“I have all the symptoms of hyperactivity”, “I have just discovered that I have ADHD” or even “I am sure I am bipolar”… More and more Internet users today seem to be discovering pathologies or mental disorders behind their screen, thanks to social networks. On TikTok, but also YouTube, Facebook or Instagram, “mental health” influencers, or simple Internet users who share their personal experience, explain how to self-diagnose and provide their advice in 30 seconds flat.
A trend that gained momentum after the Covid crisis, so much so that the hashtag #selfdiagnosis (self-diagnosis) now has several million views on TikTok, as do the keywords #bipolardisorder (bipolar disorder), #HPI (high intellectual potential), #autism (autism), #depression or #anxiety. The hashtag ADHD (attention deficit disorder with or without hyperactivity) reached nearly three billion views on the Chinese platform. “Here are six signs or symptoms of ADHD that you should look for if you think it is affecting your life or that of someone you know”, explains in particular a video, abundantly relayed on TikTok. In the comments, many panicked internet users – and above all persuaded – to find themselves suffering from this syndrome.
“We can finally talk publicly about mental health”
Many psychiatrists and psychologists have also noted this trend towards self-diagnosis and self-medication on the platforms, which have become a kind of “psychiatric office” just a click away. “With a group of colleagues, but also with several associations, we became aware of this phenomenon through the people who came to consult at the hospital. This concerns in particular attention disorders with hyperactivity, bipolar disorders but also other pathologies such as autism, ”explains Jasmina Mallet, psychiatrist at the Public Assistance of Paris hospitals. “Some explain having followed the advice of influencers, who film themselves and offer advice for treatment”.
The possible anonymity on social networks has made it possible to gradually free up speech around mental disorders. “The positive side today is that we can finally talk publicly about mental health, about things that are not going well. This is called the “sadfishing“, the fact of talking about his emotional problems on the Internet. It’s good to say when things are not going well, in opposition to this tyranny of well-being or happiness eternally displayed on social networks. But as always, there are deviations, ”explains Michael Stora, psychologist and psychoanalyst, specializing in digital practices.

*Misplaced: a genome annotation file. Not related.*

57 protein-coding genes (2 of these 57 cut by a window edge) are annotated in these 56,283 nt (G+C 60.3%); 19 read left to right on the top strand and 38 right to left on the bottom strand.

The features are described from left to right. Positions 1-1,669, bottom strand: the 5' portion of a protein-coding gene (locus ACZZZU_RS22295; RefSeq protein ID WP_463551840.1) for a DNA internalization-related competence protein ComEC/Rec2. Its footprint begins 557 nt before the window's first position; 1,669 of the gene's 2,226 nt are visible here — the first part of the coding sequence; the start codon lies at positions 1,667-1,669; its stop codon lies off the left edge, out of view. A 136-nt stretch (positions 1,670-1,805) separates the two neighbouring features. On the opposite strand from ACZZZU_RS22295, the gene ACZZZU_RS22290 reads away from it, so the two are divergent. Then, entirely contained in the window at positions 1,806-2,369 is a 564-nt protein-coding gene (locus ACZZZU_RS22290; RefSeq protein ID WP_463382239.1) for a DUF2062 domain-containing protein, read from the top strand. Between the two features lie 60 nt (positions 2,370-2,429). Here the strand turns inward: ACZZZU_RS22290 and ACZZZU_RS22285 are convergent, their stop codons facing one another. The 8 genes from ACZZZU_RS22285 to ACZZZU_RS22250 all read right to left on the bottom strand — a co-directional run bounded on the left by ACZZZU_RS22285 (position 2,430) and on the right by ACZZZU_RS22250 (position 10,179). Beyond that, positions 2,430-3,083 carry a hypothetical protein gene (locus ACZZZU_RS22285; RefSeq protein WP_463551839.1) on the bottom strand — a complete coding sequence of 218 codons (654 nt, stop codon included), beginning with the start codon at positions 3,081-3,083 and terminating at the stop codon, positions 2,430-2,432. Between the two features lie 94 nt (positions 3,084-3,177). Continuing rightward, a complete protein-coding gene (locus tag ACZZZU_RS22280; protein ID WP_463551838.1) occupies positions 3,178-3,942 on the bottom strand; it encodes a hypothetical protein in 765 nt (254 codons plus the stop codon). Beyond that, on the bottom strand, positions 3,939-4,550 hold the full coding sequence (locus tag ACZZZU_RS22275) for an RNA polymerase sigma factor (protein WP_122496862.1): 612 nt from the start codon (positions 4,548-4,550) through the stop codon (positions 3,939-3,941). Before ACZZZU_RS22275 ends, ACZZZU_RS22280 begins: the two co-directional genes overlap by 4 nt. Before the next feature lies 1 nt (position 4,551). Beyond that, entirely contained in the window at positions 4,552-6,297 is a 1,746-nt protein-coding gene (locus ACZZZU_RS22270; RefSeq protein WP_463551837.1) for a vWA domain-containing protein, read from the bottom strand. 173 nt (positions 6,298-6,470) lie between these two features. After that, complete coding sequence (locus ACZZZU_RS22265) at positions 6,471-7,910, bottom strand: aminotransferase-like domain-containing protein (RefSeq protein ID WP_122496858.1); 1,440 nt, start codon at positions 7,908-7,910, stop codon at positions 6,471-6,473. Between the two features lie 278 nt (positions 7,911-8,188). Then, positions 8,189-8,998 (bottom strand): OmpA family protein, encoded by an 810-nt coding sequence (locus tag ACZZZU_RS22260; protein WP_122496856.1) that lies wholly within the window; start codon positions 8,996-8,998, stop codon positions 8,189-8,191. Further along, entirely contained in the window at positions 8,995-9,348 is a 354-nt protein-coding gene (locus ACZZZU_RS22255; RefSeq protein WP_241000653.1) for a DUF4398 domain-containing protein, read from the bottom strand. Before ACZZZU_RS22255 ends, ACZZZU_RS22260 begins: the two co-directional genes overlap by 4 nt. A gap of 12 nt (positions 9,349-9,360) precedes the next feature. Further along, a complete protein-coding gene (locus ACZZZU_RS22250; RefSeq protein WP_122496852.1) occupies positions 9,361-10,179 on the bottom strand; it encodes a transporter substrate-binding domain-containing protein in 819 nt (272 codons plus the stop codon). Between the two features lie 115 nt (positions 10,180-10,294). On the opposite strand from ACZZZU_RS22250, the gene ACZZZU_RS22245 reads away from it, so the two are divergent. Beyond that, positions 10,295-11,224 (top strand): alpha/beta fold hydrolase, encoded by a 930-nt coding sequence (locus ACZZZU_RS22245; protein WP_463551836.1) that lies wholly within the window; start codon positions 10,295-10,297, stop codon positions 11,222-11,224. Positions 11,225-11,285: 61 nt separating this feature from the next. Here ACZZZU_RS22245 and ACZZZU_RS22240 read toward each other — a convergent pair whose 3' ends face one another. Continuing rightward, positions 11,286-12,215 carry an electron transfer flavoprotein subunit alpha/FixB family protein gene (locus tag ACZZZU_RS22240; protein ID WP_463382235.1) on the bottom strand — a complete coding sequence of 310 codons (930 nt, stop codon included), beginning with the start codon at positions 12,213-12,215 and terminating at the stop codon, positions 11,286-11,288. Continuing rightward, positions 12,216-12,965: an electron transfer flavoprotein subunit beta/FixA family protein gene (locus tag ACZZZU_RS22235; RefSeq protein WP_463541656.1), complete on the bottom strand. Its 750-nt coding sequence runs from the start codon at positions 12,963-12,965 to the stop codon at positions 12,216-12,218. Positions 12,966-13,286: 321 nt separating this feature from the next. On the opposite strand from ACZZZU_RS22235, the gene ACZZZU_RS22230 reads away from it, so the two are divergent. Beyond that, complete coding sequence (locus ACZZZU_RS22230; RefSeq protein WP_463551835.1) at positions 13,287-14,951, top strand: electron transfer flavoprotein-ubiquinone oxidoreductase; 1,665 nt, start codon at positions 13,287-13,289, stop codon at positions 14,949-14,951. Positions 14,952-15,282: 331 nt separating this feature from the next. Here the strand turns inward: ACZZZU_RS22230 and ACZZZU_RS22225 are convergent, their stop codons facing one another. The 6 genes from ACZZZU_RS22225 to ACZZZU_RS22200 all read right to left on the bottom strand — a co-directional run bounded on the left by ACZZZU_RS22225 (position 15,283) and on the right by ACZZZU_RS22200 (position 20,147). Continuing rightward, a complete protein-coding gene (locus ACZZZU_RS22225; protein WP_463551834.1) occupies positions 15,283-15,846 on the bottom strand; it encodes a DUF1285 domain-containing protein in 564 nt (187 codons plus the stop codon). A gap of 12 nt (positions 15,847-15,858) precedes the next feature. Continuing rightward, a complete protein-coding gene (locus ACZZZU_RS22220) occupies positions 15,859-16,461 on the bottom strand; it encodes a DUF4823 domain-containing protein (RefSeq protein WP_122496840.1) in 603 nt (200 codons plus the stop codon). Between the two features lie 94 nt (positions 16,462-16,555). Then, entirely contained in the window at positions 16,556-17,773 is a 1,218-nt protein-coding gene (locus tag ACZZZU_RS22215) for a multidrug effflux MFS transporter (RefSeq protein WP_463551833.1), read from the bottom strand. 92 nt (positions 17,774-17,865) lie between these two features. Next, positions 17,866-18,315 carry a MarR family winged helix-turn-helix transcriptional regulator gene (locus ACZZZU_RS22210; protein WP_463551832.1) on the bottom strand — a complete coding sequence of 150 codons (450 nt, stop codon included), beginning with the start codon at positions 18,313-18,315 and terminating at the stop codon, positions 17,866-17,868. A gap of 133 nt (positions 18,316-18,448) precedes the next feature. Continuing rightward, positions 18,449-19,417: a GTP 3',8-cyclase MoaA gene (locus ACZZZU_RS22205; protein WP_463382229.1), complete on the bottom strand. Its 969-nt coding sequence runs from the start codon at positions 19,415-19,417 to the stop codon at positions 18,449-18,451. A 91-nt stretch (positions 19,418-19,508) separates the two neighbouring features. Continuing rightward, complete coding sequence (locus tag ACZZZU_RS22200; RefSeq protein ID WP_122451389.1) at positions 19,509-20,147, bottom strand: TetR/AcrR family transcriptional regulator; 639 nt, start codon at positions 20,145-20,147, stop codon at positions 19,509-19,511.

“It did me good to try to find a cause for my discomfort”
Many Internet users – most of the time quite young – wrongly self-diagnose certain pathologies. Chloe, a 19-year-old student, was sure she had attention deficit disorder [trouble qui atteint le champ de l’attention et de la concentration, et peut s’accompagner d’impulsivité et d’hyperactivité], after seeing a video in which the main symptoms were listed. After talking to her parents about it, she decides to go see her general practitioner. “He just told me that I was fine. And above all, only a specialist could make such a diagnosis, which requires several consultations, ”explains the young woman, who today puts the scope of this kind of video into perspective. “At the time, it did me good to try to find a cause for my discomfort”.
Michael Stora also explains that he receives more and more young patients convinced of having mental disorders. “They bring me back Google pages explaining to me what they are suffering from. For them, being able to name their suffering is like a way of intellectualizing things, and ultimately it lowers their level of anxiety. It is a strategy, a defense mechanism to neutralize anxiety. I very often try to explain to them why their self-diagnosis is wrong”. According to the psychoanalyst, social networks have brought to light a dimension that is difficult to fill in real life. “Making a real medical diagnosis takes time. Only here, people today – especially young people – want quick answers, which they often think they can find (wrongly) online”.
A “glamorization” of mental disorders
Another element to understand this new trend. Having a mental illness would have become “very fashionable”. “Showing that we suffer, that we are different, is a way of showing that we exist, and ultimately of saying ‘love me’. And with the economic model of social networks, we very quickly come to a race for likes. So much so that today we could speak of a certain ”glamorisation” of mental disorders”, explains Michael Stora, who takes as an example the proliferation of TV fiction around these psychic disorders.
But for health professionals, this trend towards self-diagnosis is not to be taken lightly. “Only professionals can establish a diagnosis, and offer, as soon as possible, appropriate medical care”, recalls Jasmina Mallet, psychiatrist at the Public Assistance of Paris hospitals. “One of the risks is to fall into a form of symptom complacency, and not to start a real psychological follow-up”, adds Michael Stora. “One of the solutions would perhaps be for real professionals to be able to interact directly with Internet users in order to guide them”, considers the psychoanalyst.